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Egyptian hieroglyphs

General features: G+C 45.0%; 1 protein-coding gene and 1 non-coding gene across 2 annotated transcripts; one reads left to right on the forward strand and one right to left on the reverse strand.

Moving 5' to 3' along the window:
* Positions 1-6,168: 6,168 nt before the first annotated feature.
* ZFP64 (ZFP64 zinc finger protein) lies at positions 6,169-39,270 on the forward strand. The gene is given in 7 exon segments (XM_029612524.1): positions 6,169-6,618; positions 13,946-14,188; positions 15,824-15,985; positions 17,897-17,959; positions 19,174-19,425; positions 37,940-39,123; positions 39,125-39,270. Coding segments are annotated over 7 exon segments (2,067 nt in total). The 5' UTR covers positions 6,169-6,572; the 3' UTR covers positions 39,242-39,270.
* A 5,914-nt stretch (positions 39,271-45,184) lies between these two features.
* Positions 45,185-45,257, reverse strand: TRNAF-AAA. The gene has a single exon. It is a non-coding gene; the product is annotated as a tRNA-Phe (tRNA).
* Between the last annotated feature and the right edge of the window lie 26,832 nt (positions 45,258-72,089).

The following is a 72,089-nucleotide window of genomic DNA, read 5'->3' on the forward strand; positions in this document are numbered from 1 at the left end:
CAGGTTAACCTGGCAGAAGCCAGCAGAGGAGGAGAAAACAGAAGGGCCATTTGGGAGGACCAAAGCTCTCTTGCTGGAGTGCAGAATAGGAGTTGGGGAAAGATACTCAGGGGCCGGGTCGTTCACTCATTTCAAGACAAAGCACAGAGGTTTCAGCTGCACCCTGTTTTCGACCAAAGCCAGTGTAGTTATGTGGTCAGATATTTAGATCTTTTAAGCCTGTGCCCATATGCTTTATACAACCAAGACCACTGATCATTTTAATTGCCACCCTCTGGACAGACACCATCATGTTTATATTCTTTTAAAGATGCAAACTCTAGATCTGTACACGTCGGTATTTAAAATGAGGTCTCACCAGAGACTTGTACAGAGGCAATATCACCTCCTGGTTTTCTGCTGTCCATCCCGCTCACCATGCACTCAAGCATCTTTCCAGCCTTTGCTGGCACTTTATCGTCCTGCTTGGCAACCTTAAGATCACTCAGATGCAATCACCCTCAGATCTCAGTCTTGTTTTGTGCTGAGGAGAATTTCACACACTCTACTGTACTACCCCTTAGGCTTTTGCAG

Egyptian hieroglyphs (/ˈhrəˌɡlɪf, -r-/) were the formal writing system used in Ancient Egypt. It combined logographic, syllabic and alphabetic elements, with a total of some 1,000 distinct characters.The standard inventory of characters used in Egyptology is Gardiner's sign list (1928–1953). A.H. Gardiner (1928), Catalogue of the Egyptian hieroglyphic printing type, from matrices owned and controlled by Dr. Alan Gardiner, "Additions to the new hieroglyphic fount (1928)", in The Journal of Egyptian Archaeology 15 (1929), p. 95; , "Additions to the new hieroglyphic fount (1931)", in The Journal of Egyptian Archaeology 17 (1931), pp. 245-247; A.H. Gardiner , "Supplement to the catalogue of the Egyptian hieroglyphic printing type, showing acquisitions to December 1953" (1953). Unicode Egyptian Hieroglyphs as of version 5.2 (2009) assigned 1,070 Unicode characters. Cursive hieroglyphs were used for religious literature on papyrus and wood. The later hieratic and demotic Egyptian scripts were derived from hieroglyphic writing; Meroitic was a late derivation from demotic.

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